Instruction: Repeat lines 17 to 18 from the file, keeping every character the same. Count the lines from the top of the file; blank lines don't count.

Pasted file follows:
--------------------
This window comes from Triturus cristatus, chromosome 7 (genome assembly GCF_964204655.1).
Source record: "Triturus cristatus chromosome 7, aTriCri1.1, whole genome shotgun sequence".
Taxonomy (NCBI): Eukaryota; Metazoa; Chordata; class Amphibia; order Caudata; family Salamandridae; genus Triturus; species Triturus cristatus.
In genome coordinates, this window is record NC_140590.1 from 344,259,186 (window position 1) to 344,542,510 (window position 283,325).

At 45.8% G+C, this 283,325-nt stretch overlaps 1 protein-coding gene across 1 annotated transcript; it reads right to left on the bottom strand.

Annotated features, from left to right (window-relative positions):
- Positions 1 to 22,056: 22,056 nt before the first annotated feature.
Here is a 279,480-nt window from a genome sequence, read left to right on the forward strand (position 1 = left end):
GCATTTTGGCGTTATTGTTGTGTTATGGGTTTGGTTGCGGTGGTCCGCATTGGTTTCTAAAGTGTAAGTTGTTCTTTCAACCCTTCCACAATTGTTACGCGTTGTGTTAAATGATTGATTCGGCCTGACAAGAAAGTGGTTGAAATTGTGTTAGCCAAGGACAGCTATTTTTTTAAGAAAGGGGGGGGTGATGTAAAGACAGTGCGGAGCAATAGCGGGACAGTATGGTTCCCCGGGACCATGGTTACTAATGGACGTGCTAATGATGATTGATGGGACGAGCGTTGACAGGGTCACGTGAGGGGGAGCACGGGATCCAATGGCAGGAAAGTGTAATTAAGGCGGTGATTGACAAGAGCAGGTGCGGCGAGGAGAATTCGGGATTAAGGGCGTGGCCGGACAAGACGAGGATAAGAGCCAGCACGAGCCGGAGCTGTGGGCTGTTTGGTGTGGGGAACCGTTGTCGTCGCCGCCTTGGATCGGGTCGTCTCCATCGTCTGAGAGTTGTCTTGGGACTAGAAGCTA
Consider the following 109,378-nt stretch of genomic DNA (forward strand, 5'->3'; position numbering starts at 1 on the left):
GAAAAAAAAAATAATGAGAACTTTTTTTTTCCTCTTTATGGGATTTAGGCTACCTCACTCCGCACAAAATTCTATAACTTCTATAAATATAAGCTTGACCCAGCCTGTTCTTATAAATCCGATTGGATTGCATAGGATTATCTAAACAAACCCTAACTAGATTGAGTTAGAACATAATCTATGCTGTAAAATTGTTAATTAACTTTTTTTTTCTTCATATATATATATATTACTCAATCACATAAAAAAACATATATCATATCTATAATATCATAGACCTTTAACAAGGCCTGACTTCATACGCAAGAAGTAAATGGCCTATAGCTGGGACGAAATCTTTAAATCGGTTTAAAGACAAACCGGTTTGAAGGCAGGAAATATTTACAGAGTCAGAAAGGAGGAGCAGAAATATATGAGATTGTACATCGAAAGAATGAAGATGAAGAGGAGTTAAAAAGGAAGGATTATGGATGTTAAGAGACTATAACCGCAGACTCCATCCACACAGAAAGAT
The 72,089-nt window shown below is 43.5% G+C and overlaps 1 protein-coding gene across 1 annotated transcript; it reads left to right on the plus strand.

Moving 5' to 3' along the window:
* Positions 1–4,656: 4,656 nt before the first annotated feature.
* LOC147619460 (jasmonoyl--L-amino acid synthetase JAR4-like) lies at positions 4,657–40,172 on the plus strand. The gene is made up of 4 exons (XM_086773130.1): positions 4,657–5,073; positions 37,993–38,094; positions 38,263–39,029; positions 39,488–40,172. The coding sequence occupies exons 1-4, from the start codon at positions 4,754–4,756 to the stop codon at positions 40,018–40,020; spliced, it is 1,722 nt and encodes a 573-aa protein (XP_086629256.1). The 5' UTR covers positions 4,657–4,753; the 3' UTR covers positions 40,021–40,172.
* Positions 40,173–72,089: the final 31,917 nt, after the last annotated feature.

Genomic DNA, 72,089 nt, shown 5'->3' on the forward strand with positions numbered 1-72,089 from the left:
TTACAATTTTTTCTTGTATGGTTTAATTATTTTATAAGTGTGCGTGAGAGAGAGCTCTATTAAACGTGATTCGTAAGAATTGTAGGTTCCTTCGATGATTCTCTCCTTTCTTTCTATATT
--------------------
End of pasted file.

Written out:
Genomic DNA, 72,089 nt, shown 5'->3' on the forward strand with positions numbered 1-72,089 from the left:
TTACAATTTTTTCTTGTATGGTTTAATTATTTTATAAGTGTGCGTGAGAGAGAGCTCTATTAAACGTGATTCGTAAGAATTGTAGGTTCCTTCGATGATTCTCTCCTTTCTTTCTATATT